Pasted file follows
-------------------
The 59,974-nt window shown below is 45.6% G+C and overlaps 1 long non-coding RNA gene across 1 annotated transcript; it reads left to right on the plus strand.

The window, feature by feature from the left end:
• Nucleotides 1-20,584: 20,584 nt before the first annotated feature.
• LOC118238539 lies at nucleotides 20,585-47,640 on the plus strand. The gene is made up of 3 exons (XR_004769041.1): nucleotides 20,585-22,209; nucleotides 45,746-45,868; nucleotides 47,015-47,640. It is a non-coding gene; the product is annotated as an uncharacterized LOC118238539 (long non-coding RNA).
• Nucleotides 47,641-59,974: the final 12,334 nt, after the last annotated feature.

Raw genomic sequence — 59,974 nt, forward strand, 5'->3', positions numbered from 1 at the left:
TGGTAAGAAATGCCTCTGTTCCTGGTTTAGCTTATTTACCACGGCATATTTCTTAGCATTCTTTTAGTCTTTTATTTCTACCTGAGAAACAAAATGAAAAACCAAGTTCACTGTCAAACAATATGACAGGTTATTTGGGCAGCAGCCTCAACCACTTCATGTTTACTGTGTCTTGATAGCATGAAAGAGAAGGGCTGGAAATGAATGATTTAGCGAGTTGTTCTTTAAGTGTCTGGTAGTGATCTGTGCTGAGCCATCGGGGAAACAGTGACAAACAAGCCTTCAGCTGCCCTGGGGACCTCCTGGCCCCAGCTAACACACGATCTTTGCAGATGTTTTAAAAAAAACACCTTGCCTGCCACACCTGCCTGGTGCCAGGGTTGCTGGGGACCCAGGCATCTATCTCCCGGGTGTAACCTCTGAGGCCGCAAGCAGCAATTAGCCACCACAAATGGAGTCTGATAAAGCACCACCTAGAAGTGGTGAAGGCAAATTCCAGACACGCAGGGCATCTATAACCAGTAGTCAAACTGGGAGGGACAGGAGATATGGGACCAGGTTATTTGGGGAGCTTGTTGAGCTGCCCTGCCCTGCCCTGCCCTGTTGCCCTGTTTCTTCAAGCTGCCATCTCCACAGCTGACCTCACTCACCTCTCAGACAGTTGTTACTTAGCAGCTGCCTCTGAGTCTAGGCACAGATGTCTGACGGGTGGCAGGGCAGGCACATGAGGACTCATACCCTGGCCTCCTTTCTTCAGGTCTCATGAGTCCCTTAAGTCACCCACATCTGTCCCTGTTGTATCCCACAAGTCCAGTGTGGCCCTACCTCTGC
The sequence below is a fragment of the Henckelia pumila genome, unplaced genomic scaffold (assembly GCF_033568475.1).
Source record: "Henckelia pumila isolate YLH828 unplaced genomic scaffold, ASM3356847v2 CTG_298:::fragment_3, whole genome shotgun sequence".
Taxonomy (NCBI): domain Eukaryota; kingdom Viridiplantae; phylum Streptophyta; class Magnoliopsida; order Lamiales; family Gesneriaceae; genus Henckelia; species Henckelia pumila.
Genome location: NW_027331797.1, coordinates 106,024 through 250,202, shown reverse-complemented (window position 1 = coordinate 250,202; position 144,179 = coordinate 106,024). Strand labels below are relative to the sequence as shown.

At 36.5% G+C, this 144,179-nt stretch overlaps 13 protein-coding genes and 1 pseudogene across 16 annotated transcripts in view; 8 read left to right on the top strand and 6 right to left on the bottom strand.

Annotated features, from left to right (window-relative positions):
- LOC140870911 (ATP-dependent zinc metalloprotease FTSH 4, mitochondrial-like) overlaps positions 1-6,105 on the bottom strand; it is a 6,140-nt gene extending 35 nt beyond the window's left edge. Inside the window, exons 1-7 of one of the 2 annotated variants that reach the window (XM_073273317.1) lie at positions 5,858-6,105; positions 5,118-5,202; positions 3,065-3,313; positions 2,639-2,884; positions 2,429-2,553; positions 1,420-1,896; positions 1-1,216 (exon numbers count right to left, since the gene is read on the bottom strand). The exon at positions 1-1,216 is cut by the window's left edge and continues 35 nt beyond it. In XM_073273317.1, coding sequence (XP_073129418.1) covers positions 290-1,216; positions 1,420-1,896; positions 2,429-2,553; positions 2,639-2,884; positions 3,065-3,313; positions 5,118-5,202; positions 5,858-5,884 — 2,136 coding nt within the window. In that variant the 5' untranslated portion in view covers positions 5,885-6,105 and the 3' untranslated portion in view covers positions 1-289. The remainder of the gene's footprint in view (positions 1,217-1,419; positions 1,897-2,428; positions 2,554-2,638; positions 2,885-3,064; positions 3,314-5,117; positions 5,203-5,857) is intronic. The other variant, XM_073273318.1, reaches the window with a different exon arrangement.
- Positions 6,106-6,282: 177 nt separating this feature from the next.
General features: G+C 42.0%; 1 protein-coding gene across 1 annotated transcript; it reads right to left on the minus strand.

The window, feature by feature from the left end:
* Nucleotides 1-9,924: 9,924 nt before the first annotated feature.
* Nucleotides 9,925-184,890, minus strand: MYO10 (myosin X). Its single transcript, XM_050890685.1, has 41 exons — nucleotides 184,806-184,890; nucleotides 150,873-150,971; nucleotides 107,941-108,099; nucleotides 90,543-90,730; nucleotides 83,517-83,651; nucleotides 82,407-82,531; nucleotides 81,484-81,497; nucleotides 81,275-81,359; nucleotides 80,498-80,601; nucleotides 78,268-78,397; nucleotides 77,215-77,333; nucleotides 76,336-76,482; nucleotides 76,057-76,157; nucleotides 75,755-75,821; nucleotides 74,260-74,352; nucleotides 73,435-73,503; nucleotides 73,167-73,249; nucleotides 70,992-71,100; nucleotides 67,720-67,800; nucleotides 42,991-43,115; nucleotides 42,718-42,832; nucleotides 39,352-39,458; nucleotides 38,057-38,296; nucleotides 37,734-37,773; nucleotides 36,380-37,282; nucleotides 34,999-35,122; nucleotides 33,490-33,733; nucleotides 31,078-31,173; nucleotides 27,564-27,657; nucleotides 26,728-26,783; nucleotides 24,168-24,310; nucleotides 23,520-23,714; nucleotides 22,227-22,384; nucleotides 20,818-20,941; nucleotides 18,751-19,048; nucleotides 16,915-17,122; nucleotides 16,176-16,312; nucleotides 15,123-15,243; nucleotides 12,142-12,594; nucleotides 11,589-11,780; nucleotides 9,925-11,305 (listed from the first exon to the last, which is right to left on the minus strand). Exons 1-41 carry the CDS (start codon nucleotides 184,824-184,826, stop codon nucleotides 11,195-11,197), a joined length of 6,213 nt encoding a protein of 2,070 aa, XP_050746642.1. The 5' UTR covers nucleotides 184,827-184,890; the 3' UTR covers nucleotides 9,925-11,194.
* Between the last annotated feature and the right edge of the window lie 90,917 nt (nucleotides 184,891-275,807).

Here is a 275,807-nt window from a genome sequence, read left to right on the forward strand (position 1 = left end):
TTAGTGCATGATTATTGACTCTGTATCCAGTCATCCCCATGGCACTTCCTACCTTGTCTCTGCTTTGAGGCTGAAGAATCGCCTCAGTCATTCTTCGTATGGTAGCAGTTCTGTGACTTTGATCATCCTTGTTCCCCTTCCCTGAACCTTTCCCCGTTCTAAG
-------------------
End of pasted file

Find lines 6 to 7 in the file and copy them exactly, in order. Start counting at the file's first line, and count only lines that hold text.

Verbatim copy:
Raw genomic sequence — 59,974 nt, forward strand, 5'->3', positions numbered from 1 at the left:
TGGTAAGAAATGCCTCTGTTCCTGGTTTAGCTTATTTACCACGGCATATTTCTTAGCATTCTTTTAGTCTTTTATTTCTACCTGAGAAACAAAATGAAAAACCAAGTTCACTGTCAAACAATATGACAGGTTATTTGGGCAGCAGCCTCAACCACTTCATGTTTACTGTGTCTTGATAGCATGAAAGAGAAGGGCTGGAAATGAATGATTTAGCGAGTTGTTCTTTAAGTGTCTGGTAGTGATCTGTGCTGAGCCATCGGGGAAACAGTGACAAACAAGCCTTCAGCTGCCCTGGGGACCTCCTGGCCCCAGCTAACACACGATCTTTGCAGATGTTTTAAAAAAAACACCTTGCCTGCCACACCTGCCTGGTGCCAGGGTTGCTGGGGACCCAGGCATCTATCTCCCGGGTGTAACCTCTGAGGCCGCAAGCAGCAATTAGCCACCACAAATGGAGTCTGATAAAGCACCACCTAGAAGTGGTGAAGGCAAATTCCAGACACGCAGGGCATCTATAACCAGTAGTCAAACTGGGAGGGACAGGAGATATGGGACCAGGTTATTTGGGGAGCTTGTTGAGCTGCCCTGCCCTGCCCTGCCCTGTTGCCCTGTTTCTTCAAGCTGCCATCTCCACAGCTGACCTCACTCACCTCTCAGACAGTTGTTACTTAGCAGCTGCCTCTGAGTCTAGGCACAGATGTCTGACGGGTGGCAGGGCAGGCACATGAGGACTCATACCCTGGCCTCCTTTCTTCAGGTCTCATGAGTCCCTTAAGTCACCCACATCTGTCCCTGTTGTATCCCACAAGTCCAGTGTGGCCCTACCTCTGC